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Top Gear Philippines

At around this time last year, I went to an industry event and drank myself silly, as I usually did whenever I was in the company of colleagues. Being the "responsible" motoring journalist that I thought I was, I gave my car key to an officemate and asked him to just take my vehicle home for the night. I intended to just cab it after the party, not wishing to be a danger to others on the road.

When everyone had downed every drop of alcohol served by the host, we all called it a night. But not really. As I was preparing to get myself a taxi, a friend offered to give me a ride home. He was just as hammered as I was. But I said yes. I had ridden with him countless times before, and I knew he could drive "safely" even after a long drinking session (most Filipinos think they could). And so I, together with my videographer Marco, went to the basement parking and got in my friend's car.

Of course, the hopelessly heavy drinkers that we were, we passed by a watering hole before retiring. We had two more buckets of beer, the three of us. Four more bottles each. At that point, we were no longer drinking for the pleasure of each other's company. We were simply drinking for...come to think of it, I don't know what we were drinking for. Anyone who keeps drinking well past his alcohol threshold is just drinking for trouble.

When the male waiter was beginning to look like Marian Rivera, we decided to get the bill and go home. I was to walk to my condo--two stones' throws away from the bar--when my friend again offered to drop me off right by my doorstep. My videographer Marco, who was also about to walk back to our office--a single stone's throw away--likewise hopped in. I fastened my seatbelt. One good thing about me was that I always remembered to buckle up even when I was smashed. Marco, seated at the back, did not. It was just one U-turn, after all.

And then it happened.

Driving out of the compound, my friend stepped on the gas a little harder than usual because the exit ramp leading to the street was significantly elevated. When we got to the street, he let go of the accelerator and stomped on the brakes. Or so he thought. What he actually pressed after easing off the gas pedal was the same gas pedal. And so we gained even more speed. I heard the diesel engine roar wildly. It was just a split second but I swear I was able to tell myself: "Okay, this is it...I'm going to die right here." The feeling was that concrete. It was that certain. I didn't have that "life flashing before me" moment, but I stared death in the eye. I also held the overhead grab handle tightly.


(By the way: When you're about to die, you won't remember your newly waxed car, your watch collection, your hot date, your glamorous career, your suffocating deadlines, your Facebook account. There is just this one heavy mass of collective regret about the things you should have done and those you shouldn't have. Trust me. Been there.)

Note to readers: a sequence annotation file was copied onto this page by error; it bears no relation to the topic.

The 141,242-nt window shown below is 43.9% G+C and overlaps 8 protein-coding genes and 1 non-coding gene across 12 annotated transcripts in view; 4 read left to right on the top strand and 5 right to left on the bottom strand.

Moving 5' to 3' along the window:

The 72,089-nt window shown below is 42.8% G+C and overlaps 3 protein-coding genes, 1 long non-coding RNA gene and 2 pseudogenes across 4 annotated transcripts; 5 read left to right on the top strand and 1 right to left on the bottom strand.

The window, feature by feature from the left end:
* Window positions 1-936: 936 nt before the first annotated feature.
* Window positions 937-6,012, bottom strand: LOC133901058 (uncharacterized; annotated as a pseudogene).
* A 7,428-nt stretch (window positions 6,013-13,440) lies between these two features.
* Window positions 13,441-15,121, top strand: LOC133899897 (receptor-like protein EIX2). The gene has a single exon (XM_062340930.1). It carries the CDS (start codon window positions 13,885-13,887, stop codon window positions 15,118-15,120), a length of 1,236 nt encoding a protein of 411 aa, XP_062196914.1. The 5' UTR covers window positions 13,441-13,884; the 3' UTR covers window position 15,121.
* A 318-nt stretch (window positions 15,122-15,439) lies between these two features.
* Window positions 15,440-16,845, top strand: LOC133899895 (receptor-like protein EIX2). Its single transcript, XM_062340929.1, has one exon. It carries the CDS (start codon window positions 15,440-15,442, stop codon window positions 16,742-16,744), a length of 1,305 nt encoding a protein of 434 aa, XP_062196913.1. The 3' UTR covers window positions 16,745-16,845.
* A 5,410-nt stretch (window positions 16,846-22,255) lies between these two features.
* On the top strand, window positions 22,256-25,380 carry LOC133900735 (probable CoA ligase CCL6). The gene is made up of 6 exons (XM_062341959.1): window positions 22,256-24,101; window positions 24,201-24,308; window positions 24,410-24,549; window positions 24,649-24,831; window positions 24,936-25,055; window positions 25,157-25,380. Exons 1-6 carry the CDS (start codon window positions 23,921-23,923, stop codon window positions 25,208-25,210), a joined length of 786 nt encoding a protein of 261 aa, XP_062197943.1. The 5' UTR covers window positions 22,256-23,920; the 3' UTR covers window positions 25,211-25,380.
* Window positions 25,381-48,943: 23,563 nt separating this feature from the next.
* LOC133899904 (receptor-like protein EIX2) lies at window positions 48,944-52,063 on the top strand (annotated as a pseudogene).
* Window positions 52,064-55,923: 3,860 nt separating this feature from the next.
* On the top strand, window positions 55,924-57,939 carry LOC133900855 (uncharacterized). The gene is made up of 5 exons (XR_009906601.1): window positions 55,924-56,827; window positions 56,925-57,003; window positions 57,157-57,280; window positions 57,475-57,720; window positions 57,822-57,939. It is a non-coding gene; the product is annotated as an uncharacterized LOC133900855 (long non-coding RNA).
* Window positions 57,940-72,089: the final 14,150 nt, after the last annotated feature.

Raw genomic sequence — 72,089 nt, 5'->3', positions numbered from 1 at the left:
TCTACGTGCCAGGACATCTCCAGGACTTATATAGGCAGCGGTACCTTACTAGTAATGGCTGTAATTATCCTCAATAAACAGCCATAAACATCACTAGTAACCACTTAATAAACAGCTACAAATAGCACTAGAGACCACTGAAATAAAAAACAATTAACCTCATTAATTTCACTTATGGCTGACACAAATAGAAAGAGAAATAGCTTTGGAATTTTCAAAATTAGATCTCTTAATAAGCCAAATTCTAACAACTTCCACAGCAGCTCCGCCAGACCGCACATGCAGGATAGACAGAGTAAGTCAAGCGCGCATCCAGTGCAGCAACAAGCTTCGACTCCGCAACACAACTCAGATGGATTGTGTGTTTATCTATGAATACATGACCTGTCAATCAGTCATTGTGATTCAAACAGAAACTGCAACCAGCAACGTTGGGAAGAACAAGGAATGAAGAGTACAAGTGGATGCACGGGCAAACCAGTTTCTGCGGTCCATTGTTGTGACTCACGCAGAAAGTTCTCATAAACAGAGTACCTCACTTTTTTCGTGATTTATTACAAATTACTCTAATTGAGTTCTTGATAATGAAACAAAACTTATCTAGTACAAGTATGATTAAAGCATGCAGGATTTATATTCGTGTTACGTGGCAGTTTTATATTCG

Then...wham!!! We hit a solidly built steel gate head-on. The front of the vehicle--technically classified as a truck--was totally wrecked. The front wheels were mangled. The windshield crumbled. Both airbags deployed. The rear part, which didn't hit anything, was damaged. The impact was that forceful.

I was surprised I survived, but not before initially suspecting I was already a body-less soul hovering above the scene. I remember looking down in search of a torn limb or something. I felt my face to see if it was oozing with blood. Nothing. I seemed fine. Then I checked on my friend seated next to me. He, too, seemed okay. He was also firmly buckled up.

It was my videographer Marco who wasn't so lucky. Without a protective belt to keep him in his seat, he lunged violently forward at the point of impact. His forehead hit the shift knob between the front seats. The injury would require reconstructive surgery. My friend and I, meanwhile, suffered bruises that, in the next few days, would feel like the result of going three rounds with a middleweight professional boxer.

You would think I had learned my lesson, right? Hell, no. A month barely passed and I was back to drinking--and driving, to be honest about it. In fact, I drank even more. To the point where, by the second week of December last year, I had my first gout attack. Gout, if you haven't heard of it, is what gets you if you introduce too much uric acid into your system. Its known sources are red meat, peanuts, sardines, innards, broccoli and beer--most especially beer. It was so painful that my car accident a couple of months earlier suddenly felt like a caress. The physical torture--I got hit in the right wrist--was such that I swore off beer right there and then. Not touching that beverage again, I promised my severely swollen right arm.